Five exciting studies on diabetes
This Diabetes Week, we thought that we would celebrate five exciting studies from this year that show promise in improving support and care for patients. Clinical trials are pivotal in helping us understand the causes of diabetes, and to develop treatments accordingly, bringing us closer to a potential cure.
1. Harvard Scientists have developed a revolutionary new treatment for diabetes
Researchers at Harvard University, University of Missouri, and the Georgia Institute of Technology, all US, have proven the successful use of a novel treatment for Type 1 diabetes. The method involves transferring insulin-producing pancreas cells, known as pancreatic islets, from a donor to a recipient, without the need for long-term immunosuppressive medicines. Their method uses technology included in a US patient filed by the University of Louisville and Georgia Tech, and has since been licenced by a commercial company with plans to pursue FDA approval for human testing.
2. Study shows that diabetes linked to malnutrition is metabolically unique
Results from a recent study suggest that individuals with a history of malnutrition suffer from a distinct type of diabetes, characterised by a defect in insulin secretion. The research team studied two groups of South Indian males, and found that their secretion failure may result from decreased beta cell mass. The researchers have posited that studying this unique form of diabetes may also improve how it is treated.
3. Portsmouth University trial to help diabetics lose weight in their sleep
Researchers at the University of Portsmouth are kickstarting a trial that will see if breathing lower amounts of oxygen (hypoxia) improves blood glucose levels. Past evidence has shown that hypoxia can reduce appetite and burn more calories in people with Type 2 diabetes. The scientists are currently looking for volunteers to investigate if sleeping in a special tent, with a lower oxygen environment, is effective at improving blood glucose control and promoting weight loss.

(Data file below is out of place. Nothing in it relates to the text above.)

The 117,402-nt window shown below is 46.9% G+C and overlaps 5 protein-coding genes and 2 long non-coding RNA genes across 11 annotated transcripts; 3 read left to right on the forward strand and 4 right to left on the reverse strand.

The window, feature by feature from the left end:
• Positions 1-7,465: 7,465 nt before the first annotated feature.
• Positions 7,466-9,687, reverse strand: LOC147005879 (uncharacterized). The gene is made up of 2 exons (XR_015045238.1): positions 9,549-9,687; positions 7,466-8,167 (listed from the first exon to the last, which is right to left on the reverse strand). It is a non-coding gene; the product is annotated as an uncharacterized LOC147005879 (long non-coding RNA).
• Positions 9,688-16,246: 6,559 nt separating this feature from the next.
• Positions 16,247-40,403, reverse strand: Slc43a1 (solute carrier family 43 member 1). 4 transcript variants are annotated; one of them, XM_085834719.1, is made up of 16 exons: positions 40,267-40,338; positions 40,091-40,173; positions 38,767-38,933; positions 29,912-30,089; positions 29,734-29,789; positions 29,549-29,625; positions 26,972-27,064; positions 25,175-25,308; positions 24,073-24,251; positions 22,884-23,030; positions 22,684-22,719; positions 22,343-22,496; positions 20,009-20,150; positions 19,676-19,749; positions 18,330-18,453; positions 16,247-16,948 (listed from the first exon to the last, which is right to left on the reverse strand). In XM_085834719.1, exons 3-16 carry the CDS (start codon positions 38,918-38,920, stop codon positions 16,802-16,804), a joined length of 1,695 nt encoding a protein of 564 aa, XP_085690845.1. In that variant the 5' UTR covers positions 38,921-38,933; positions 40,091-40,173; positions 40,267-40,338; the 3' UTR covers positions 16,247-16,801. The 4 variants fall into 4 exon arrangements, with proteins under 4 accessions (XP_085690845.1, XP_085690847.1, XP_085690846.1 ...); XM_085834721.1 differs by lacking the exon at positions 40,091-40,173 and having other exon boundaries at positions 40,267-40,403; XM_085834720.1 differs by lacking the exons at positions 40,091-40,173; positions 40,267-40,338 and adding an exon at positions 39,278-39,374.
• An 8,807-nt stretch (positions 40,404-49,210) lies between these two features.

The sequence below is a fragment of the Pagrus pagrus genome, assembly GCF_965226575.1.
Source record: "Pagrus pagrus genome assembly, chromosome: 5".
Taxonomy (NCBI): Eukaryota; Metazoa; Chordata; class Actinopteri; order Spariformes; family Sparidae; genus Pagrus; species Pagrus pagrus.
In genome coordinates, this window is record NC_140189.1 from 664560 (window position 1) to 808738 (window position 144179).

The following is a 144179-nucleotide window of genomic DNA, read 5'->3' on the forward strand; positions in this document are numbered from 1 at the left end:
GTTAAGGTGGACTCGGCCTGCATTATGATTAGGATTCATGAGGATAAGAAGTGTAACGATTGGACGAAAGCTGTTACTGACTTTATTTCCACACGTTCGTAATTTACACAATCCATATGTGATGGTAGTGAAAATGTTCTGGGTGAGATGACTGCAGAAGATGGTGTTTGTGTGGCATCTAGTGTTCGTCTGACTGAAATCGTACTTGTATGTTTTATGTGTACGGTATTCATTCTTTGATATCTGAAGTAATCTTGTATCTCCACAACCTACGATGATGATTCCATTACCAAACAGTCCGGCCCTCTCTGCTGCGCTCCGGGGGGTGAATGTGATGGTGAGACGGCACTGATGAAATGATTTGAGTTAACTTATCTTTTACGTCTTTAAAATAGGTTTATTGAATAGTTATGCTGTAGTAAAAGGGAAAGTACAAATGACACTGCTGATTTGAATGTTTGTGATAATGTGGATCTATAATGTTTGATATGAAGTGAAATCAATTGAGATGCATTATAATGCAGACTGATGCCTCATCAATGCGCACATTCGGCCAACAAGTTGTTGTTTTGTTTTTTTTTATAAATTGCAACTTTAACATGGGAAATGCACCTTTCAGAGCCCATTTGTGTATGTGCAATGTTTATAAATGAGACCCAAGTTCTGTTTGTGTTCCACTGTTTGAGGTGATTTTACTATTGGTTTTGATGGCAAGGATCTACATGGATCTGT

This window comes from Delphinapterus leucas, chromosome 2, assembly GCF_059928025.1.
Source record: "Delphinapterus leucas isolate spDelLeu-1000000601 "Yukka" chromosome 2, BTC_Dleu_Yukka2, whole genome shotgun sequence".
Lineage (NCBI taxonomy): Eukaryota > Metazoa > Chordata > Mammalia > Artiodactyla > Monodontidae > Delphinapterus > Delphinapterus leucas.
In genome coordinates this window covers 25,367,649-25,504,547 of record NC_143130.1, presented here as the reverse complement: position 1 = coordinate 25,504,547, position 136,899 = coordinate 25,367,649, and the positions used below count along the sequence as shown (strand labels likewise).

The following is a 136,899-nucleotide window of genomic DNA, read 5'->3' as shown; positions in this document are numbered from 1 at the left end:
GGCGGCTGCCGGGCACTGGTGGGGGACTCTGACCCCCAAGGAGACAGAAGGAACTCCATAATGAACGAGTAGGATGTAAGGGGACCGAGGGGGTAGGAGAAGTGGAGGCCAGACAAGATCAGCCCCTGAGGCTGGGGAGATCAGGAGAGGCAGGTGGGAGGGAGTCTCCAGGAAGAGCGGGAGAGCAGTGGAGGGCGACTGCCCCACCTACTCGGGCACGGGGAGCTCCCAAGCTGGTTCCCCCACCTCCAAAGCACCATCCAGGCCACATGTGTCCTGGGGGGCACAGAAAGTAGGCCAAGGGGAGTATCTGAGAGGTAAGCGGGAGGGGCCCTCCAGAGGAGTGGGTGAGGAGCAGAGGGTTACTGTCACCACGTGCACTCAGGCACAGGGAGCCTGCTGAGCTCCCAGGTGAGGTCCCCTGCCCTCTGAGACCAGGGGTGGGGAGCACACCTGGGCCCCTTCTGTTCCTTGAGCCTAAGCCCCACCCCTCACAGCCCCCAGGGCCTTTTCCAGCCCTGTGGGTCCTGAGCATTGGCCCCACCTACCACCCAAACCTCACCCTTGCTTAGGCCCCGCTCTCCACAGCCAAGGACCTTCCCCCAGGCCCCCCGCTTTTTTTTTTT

4. Vertex releases new data on potential cure for Type 1 diabetes
Vertex first unveiled their cell therapy, VX-880, in 2021. The treatment means that while recipients would technically still have a diagnosis of Type 1 diabetes, they may not require insulin to manage their glucose levels. In the first phase of this trial, participants were given half the expected dose of VX-880, and this dose was increased as the trial progressed. Patients with Type 1 diabetes showed an astonishing improvement in reduction of insulin dose. The FDA is currently asking for more information to support the increasing of beta cells as a treatment for diabetes, but Vertex is hoping to resolve this issue as soon as possible so they can expand their clinical trial.
5. Epigenetic markers predict complications in patients with Type 2 diabetes
A new study from Lund University, Sweden, supports the notion that patients with Type 2 diabetes should be divided into subgroups and given individualised treatment, as there are distinct epigenetic differences between groups of patients with Type 2 diabetes. An epigenetic biomarker that can predict complications at an early stage makes preventative actions more feasible. The authors now need to verify their results in other population-based cohorts.